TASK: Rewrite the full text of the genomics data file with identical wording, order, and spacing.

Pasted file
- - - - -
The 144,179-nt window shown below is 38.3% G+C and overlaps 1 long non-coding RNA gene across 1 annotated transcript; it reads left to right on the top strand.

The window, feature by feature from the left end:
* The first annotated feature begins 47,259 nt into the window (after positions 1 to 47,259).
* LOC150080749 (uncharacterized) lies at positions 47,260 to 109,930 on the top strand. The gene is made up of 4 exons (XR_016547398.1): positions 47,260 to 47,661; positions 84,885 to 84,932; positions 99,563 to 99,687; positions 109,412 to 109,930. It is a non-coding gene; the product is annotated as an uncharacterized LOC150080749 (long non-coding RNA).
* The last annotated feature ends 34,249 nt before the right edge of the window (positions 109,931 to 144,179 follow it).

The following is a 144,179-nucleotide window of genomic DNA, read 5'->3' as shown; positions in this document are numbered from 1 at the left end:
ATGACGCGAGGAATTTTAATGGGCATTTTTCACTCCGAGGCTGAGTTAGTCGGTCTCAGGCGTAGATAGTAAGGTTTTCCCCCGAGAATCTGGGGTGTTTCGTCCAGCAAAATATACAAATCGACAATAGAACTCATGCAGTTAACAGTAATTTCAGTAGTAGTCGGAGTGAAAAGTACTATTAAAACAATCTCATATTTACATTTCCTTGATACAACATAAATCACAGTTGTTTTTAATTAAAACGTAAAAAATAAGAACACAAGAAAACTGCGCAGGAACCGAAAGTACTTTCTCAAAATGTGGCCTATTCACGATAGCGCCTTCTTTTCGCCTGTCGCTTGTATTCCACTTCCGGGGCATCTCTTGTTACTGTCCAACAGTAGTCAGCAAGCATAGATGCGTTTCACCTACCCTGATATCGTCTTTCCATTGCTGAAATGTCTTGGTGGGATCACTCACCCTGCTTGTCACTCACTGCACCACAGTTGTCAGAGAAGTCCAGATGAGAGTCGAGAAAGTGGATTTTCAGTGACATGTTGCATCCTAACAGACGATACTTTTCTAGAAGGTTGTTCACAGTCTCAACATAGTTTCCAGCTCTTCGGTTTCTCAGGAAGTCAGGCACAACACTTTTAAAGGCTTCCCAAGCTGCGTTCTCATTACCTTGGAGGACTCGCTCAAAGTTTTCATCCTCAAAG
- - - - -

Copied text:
The 144,179-nt window shown below is 38.3% G+C and overlaps 1 long non-coding RNA gene across 1 annotated transcript; it reads left to right on the top strand.

The window, feature by feature from the left end:
* The first annotated feature begins 47,259 nt into the window (after positions 1 to 47,259).
* LOC150080749 (uncharacterized) lies at positions 47,260 to 109,930 on the top strand. The gene is made up of 4 exons (XR_016547398.1): positions 47,260 to 47,661; positions 84,885 to 84,932; positions 99,563 to 99,687; positions 109,412 to 109,930. It is a non-coding gene; the product is annotated as an uncharacterized LOC150080749 (long non-coding RNA).
* The last annotated feature ends 34,249 nt before the right edge of the window (positions 109,931 to 144,179 follow it).

The following is a 144,179-nucleotide window of genomic DNA, read 5'->3' as shown; positions in this document are numbered from 1 at the left end:
ATGACGCGAGGAATTTTAATGGGCATTTTTCACTCCGAGGCTGAGTTAGTCGGTCTCAGGCGTAGATAGTAAGGTTTTCCCCCGAGAATCTGGGGTGTTTCGTCCAGCAAAATATACAAATCGACAATAGAACTCATGCAGTTAACAGTAATTTCAGTAGTAGTCGGAGTGAAAAGTACTATTAAAACAATCTCATATTTACATTTCCTTGATACAACATAAATCACAGTTGTTTTTAATTAAAACGTAAAAAATAAGAACACAAGAAAACTGCGCAGGAACCGAAAGTACTTTCTCAAAATGTGGCCTATTCACGATAGCGCCTTCTTTTCGCCTGTCGCTTGTATTCCACTTCCGGGGCATCTCTTGTTACTGTCCAACAGTAGTCAGCAAGCATAGATGCGTTTCACCTACCCTGATATCGTCTTTCCATTGCTGAAATGTCTTGGTGGGATCACTCACCCTGCTTGTCACTCACTGCACCACAGTTGTCAGAGAAGTCCAGATGAGAGTCGAGAAAGTGGATTTTCAGTGACATGTTGCATCCTAACAGACGATACTTTTCTAGAAGGTTGTTCACAGTCTCAACATAGTTTCCAGCTCTTCGGTTTCTCAGGAAGTCAGGCACAACACTTTTAAAGGCTTCCCAAGCTGCGTTCTCATTACCTTGGAGGACTCGCTCAAAGTTTTCATCCTCAAAG